Recently I was reading a popular newspaper when I came across a piece about a fatal misjudgement made by the criminal justice system. A misjudgement of character that led to the killing of an innocent mother of two twin boys. It got me wondering whether there are some people who are beyond rehabilitation.
The killer, Albert Flick, had been convicted in the 1970s of murdering his wife. He had stabbed the woman to death during a frenzied attack in front of her young daughter. This was not his first serious crime against women, but it was the crime that caused him to be sentenced to 25 years to life in prison.
Albert was released in 2004 and seemed to slip off the authorities’ radar. That was until 2010 when Albert was arrested and convicted of an assault on another woman. A crime which would see the murderer serve more years inside. After 4 years in prison, Albert was paroled. In 2014 the judge ignored recommendations of further imprisonment, believing the elderly man was now too old to be a danger and was no longer a threat to the public.
But in 2018 Flick, then 76, murdered again. A homeless woman in her late 30s was killed in an almost identical attack as his first slaying during the 1970s. A homeless woman that this old man had become infatuated with, and had subsequently started to follow and stalk.
This year, Albert Flick was captured, charged with murder, and sentenced to life for this crime.
In 2010, when the presiding judge ignored recommendations of a longer sentence due to his defendant’s age and failing health, he had unknowingly opened the doors to an environment that led to this horrendous crime.
Elsie Clement, the daughter of his first victim, felt that the lack of understanding of the mentality of someone like Flick led to the second killing. She felt that someone now needed to explain why a person with such a violent past was on the streets in the first place. Along with how such a crime was committed, when the authorities knew of his past and surely understood his capabilities, despite his age.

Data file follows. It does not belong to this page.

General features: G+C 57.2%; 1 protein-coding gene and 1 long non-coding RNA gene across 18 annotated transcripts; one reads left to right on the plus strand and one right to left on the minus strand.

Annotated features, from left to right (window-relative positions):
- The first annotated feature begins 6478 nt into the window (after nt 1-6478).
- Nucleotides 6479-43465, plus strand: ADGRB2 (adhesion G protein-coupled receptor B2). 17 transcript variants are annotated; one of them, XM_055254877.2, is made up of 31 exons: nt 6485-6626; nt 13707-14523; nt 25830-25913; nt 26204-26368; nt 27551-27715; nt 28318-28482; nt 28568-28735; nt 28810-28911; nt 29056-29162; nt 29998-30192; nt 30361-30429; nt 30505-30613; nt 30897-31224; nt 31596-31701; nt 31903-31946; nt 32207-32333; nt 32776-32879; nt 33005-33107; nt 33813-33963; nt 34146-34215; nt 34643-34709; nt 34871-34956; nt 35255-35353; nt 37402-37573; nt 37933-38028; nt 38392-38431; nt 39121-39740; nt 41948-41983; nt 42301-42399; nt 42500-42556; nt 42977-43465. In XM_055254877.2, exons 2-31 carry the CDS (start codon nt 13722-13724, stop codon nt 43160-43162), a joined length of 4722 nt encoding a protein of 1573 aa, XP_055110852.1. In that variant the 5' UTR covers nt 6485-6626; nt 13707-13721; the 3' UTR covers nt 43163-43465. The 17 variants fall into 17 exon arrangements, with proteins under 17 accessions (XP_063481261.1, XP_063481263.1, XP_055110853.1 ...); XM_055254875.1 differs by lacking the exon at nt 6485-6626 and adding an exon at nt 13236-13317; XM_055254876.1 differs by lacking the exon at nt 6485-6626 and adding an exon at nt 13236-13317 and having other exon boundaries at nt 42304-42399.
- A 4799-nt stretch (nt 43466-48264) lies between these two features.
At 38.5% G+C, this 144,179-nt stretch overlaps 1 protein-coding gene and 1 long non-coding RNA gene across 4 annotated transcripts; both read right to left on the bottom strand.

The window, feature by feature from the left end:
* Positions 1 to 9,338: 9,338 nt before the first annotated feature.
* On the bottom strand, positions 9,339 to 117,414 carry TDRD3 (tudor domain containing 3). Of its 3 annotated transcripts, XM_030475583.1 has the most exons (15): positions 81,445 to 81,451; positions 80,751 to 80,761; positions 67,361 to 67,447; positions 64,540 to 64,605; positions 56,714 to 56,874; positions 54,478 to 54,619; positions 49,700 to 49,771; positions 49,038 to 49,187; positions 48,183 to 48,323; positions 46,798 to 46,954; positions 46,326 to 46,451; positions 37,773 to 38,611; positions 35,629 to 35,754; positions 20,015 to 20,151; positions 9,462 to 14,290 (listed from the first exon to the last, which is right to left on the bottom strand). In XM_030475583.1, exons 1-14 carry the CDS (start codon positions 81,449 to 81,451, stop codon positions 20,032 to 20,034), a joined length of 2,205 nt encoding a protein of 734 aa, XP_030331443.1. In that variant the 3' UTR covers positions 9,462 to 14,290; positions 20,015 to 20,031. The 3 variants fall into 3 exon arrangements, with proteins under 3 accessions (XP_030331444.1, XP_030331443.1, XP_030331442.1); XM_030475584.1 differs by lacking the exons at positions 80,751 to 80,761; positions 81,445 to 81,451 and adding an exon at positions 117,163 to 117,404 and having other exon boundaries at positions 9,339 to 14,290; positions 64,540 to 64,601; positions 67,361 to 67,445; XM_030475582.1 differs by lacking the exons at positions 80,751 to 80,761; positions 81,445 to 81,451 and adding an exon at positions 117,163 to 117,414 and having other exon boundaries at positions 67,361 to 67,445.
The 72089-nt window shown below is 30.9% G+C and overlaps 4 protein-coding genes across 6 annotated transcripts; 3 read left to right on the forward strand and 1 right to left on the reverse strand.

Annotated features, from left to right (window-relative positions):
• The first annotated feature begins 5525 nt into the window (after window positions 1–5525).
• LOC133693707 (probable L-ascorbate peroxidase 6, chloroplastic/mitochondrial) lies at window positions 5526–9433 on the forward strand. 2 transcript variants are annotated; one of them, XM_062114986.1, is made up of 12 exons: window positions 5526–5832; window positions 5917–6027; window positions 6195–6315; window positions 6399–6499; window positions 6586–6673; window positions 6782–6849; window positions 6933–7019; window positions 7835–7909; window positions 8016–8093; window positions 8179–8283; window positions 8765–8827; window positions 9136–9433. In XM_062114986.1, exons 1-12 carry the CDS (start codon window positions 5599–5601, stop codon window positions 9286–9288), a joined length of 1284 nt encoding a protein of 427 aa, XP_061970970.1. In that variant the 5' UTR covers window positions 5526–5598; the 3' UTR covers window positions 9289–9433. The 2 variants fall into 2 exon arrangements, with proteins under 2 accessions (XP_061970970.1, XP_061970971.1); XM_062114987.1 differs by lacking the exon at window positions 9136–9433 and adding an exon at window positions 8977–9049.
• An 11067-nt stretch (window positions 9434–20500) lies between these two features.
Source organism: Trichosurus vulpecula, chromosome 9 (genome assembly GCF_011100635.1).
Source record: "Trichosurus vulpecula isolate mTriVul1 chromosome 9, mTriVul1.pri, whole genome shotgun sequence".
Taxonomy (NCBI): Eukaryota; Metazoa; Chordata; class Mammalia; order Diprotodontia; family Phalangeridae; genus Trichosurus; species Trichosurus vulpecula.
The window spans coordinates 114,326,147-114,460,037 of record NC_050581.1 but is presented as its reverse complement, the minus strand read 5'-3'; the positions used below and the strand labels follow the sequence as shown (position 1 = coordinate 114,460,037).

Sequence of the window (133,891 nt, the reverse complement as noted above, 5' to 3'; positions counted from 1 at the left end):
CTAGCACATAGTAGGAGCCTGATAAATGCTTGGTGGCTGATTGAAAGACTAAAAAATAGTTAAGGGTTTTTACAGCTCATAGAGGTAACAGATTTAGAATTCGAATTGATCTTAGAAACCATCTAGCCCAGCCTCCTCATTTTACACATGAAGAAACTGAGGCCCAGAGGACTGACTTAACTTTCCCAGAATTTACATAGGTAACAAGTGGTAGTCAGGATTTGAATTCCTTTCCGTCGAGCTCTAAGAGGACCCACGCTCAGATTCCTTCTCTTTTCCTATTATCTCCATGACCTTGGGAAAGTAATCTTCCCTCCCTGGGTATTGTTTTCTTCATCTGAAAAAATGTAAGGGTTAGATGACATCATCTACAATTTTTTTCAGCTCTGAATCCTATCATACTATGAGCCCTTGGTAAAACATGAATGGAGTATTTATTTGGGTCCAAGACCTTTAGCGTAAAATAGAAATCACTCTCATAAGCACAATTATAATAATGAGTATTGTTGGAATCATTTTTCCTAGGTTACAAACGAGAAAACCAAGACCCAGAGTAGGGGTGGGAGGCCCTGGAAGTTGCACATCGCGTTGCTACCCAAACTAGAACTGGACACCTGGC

For me, this is a crucial matter. The fact that such a poor decision by authorities allowed a man like this to offend again, in an identical pattern, is something we must question. In my own opinion, we must accept that crime does not have a face or a distinct feature. A criminal surely can be that elderly man next door. That a criminal can be that chatty lady that walks her dog with you on a Sunday afternoon. It could even be your best friend that you have known for many years, but secretly walks another life that you didn’t know about.
At the same time, that bearded man with the tatoos you cross the road to avoid could be the most law-abiding citizen you’ll ever meet.
To understand this, we must first accept that men like Flick have a flaw within them, meaning they act in a different way. Unusual ways that are far from normal people like you or me. These impulses are deeply engrained in the brain and will not just disappear with age or failing health unless they are correctly treated by professionals and rehabilitation is offered, accepted and adhered to such offenders. Even then, there may be some people who are so damaged that they are beyond help.
Flick will surely now die in prison but through this awful crime, have we now learnt something? Can law enforcement learn or better understand that stereotyping individuals can lead to major crimes being committed and innocent people being locked up.
I believe that this is something former offenders can help with. Who better to evaluate the character of a criminal than another former offender?